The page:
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Inverse and Composite Functions

Inverse functions

Drag the red slider to swap the axes.

Let \(f(x)=3+2x\) be a linear function. Each x-value is mapped onto a unique y-value that is given by \(y=3+2x\). Since the function is linear, you can also find a unique x-value for each y-value. You can describe x as a function of y by letting \(x=\frac{y-3}{2}\). This "reverse" function is called the inverse function of \(f\) and it is denoted \(f^{-1}\). By convention y is used to denote the function value and x is used for the variable. After finding the inverse function (by expressing x in terms of y), you swap the y and the x, which yields \(y=\frac{x-3}{2}\).

\[ f(x)=3+2x \Leftrightarrow f^{-1}(x)=\frac{x-3}{2}\]

If you consider the graph of a function, you get the graph of the inverse function by letting the x-axis and the y-axis swap places.

The graph of the inverse function \(f^{-1}(x)\), is the graph \(f(x)\) reflected in the line \(y=x\).

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Not all functions have an inverse function. For some functions, swapping the axes will yield a curve that is not the graph of a function.

Composite functions

A composite function is a function of a function. You use the symbol \(\circ\) to denote a composite function, as in:

\[(f\circ g)(x)=f(g(x))\]

Let g(x) be 1/x. What happens when you rescale the x-axis to zoom in on x=0?

Range and domain

The domain of a function \(f(x)\)
is the set of all \(x\)-values for which the function is defined.

The range of a function \(y=f(x)\)
is the set of all \(y\)-values that the function takes.

If you let \(R_f\) denote the range and \(D_f\) the domain of a function \(f(x)\), then:

\[R_f=\left\{f(x): x\in D_f\right\}\]

The function is red, the range blue and the domain green.

In the applet above, you can see the impact of the domain and range on composite functions. The range of the function \(2^{\sqrt{4\sin(x)}}\) seems to be the interval \([1,4]\). If you want to reason about the range, you must start at the innermost function of the composite function. The innermost function is \(4\sin(x)\).

The range of \(4\sin(x)\) is the interval \([-4,4]\). Since \(\sqrt{x}\) is not defined for negative \(x\), the domain of \(\sqrt{x}\) becomes \([0,4]\). Enter \(\sqrt{4\sin(x)}\) in the applet above (write sqrt(4sin(x)) ), the range of \(\sqrt{4\sin(x)}\) is \([0,2]\).

The interval \([0,2]\) is now the domain of the function \(2^x\). The range of \(2^{\sqrt{4\sin(x)}}\) becomes \([2^0,2^2]=[1,4]\).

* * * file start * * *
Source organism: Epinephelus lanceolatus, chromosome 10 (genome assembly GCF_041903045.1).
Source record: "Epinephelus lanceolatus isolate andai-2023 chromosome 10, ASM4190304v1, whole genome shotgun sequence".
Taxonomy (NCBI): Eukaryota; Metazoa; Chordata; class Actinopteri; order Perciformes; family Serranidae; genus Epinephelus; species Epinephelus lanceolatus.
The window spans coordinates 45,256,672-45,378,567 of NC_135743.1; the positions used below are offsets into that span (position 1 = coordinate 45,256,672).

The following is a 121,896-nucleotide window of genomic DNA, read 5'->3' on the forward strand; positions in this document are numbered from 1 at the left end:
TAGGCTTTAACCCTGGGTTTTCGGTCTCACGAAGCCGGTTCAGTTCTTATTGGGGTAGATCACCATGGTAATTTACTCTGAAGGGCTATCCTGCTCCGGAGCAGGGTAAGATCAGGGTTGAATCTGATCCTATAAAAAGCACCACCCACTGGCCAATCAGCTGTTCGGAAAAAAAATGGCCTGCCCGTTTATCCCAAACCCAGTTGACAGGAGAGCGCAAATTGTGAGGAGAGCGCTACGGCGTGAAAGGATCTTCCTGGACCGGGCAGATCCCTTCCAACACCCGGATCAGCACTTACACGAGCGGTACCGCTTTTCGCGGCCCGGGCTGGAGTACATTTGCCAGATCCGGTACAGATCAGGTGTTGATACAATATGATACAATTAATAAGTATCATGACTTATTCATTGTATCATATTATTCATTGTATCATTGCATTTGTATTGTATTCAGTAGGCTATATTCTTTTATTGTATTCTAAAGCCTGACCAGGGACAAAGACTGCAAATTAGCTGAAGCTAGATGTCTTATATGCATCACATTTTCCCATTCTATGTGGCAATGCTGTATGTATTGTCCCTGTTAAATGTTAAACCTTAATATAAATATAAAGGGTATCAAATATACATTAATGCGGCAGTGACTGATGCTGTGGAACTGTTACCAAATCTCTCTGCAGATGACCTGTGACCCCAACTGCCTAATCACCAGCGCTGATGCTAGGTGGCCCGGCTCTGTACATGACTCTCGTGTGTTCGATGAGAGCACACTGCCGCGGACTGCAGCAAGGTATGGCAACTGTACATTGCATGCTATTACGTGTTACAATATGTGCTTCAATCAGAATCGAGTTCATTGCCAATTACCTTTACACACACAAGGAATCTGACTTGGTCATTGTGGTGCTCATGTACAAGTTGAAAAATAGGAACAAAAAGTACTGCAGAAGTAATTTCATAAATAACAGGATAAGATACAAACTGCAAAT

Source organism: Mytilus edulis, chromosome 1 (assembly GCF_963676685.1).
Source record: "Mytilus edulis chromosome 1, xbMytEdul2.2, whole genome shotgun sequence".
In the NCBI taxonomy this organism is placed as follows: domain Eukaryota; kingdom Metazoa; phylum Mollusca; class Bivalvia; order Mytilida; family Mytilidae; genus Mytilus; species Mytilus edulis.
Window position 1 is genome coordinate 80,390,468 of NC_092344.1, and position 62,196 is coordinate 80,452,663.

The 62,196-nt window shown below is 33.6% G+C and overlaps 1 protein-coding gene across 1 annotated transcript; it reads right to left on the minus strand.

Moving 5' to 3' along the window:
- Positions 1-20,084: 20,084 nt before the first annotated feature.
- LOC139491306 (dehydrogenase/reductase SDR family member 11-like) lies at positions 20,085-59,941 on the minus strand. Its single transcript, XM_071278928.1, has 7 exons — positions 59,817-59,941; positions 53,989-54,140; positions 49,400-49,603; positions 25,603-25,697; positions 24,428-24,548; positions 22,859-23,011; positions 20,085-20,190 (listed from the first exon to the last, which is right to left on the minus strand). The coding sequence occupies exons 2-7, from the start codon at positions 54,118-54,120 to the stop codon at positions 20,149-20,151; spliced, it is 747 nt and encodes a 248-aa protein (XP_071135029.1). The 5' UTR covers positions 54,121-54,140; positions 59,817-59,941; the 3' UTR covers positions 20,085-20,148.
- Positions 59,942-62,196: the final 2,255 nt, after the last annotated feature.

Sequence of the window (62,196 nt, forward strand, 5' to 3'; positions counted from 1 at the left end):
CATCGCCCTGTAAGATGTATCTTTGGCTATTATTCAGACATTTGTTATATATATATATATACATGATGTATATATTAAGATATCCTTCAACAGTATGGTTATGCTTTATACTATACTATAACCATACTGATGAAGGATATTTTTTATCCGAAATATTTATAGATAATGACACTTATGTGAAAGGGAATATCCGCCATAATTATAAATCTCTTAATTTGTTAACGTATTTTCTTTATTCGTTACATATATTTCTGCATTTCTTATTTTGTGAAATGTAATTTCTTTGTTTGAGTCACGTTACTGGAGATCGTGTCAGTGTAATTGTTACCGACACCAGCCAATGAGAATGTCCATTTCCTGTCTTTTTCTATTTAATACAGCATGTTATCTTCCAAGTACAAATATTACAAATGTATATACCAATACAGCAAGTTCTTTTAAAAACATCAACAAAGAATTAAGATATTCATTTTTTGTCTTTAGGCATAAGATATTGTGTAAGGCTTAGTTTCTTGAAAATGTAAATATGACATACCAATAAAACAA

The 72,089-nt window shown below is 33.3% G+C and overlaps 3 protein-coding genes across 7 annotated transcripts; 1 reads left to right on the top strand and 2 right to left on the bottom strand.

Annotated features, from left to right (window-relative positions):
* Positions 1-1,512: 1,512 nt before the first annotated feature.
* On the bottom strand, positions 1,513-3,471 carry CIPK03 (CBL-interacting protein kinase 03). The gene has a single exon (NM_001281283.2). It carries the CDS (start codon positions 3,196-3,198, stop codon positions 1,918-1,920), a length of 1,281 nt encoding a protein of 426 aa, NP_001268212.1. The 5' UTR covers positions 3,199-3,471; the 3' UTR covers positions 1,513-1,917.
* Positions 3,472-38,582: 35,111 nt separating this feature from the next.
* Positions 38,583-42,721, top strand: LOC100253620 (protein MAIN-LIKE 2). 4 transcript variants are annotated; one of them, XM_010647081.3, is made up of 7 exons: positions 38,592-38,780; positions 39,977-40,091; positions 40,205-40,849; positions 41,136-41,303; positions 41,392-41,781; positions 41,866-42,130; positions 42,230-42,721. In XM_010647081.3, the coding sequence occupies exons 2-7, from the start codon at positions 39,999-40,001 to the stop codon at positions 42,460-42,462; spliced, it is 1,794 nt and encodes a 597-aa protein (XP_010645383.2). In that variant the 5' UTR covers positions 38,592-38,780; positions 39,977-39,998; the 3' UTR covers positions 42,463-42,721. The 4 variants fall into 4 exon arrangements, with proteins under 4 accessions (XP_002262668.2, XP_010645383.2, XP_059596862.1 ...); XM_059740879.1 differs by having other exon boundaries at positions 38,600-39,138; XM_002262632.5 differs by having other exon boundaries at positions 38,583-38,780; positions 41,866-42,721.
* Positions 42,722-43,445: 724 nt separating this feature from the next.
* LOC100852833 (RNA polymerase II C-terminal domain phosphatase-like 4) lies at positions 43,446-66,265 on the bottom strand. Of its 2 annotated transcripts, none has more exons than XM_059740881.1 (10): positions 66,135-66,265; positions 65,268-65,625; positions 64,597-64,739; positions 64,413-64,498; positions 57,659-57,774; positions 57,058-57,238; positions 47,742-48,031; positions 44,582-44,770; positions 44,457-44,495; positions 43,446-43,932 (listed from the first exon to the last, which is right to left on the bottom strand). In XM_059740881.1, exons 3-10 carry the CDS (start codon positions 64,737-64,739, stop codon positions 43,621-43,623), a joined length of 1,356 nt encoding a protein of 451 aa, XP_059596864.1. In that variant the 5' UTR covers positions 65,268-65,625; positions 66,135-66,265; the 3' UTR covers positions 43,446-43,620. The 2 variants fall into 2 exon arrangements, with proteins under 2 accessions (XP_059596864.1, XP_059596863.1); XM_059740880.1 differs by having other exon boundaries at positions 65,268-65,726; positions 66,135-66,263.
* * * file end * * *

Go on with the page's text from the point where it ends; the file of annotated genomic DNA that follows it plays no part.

Restricting the domain

A curve is not the graph of a function if there are many \(y\)-values for one single \(x\)-value anywhere on the curve. If you reflect the graph of a function in the line \(y=x\), you sometimes get a curve that can not be the graph of a function. The inverse function can not be defined in such a case.

As an example, consider \(y=x^2\). Expressing \(x\) in terms of \(y\), yields the expression \(x=\pm \sqrt{y}\). There is not a unique \(x\) for each \(y\). The function \(f(x)=x^2\) does not have an inverse function. If you however restrict the domain, and make a function that is not defined when \(x\) is negative, then you can define an inverse function. The function \(g(x)=x^2, x\ge 0\) has the inverse \(g^{-1}(x)=\sqrt{x}\).

The domain of a function becomes the range of the inverse function, and the range becomes the domain.

Change the sliders to restrict the domain to enable the definition of an inverse function.

In the applet above you can see that there are several ways of restricting the domain of \(\sin(x)\) in order to enable the definition of an inverse. As an example, you can restrict \(x\) to \(\frac{\pi}{2}\le x \le \frac{3\pi}{2} \). In that case the inverse function gets the range \(\frac{\pi}{2}\le y \le \frac{3\pi}{2} \) and the domain \(-1\le x \le 1\). To see how the inverse functions of the trigonometric functions are defined, see Trigonometry - Trigonometric Functions.

Also try the functions \(f(x)=x^2\), \(f(x)=\tan(x)\) and \(f(x)=10^x\) in the applet above.

Composition of a function and its inverse function

If both the domain and the range are \(\mathbb{R}\) for a function \(f(x)\), and if \(f(x)\) has an inverse \(f^{-1}(x)\), then:

\((f\circ f^{-1})(x)=(f^{-1}\circ f)(x)=x\).

Example: Let \(f(x)=3+2x\) and \(f^{-1}(x)=\frac{x-3}{2}\). Then

\[(f\circ f^{-1})(x)=f(f^{-1}(x))=f(\frac{x-3}{2})=3+2\frac{x-3}{2}=x\]

and

\[(f^{-1}\circ f)(x)=f^{-1}(f(x))=f^{-1}(3+2x)=\frac{3+2x-3}{2}=x\]

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If the domain or the range of \(f(x)\) is restricted, then the composition of the function and its inverse is also \(x\), but only on an interval.

Let f(x)=sin(x) and g(x)=asin(x) in the topmost applet on this page!

(The function \(\arcsin(x)\) is written asin(x) in most computer programs; in a similar way \(\arccos(x)\) and \(\arctan(x)\) are written acos(x) and atan(x) respectively. )

by Malin Christersson under a Creative Commons Attribution-Noncommercial-Share Alike 2.5 Sweden License

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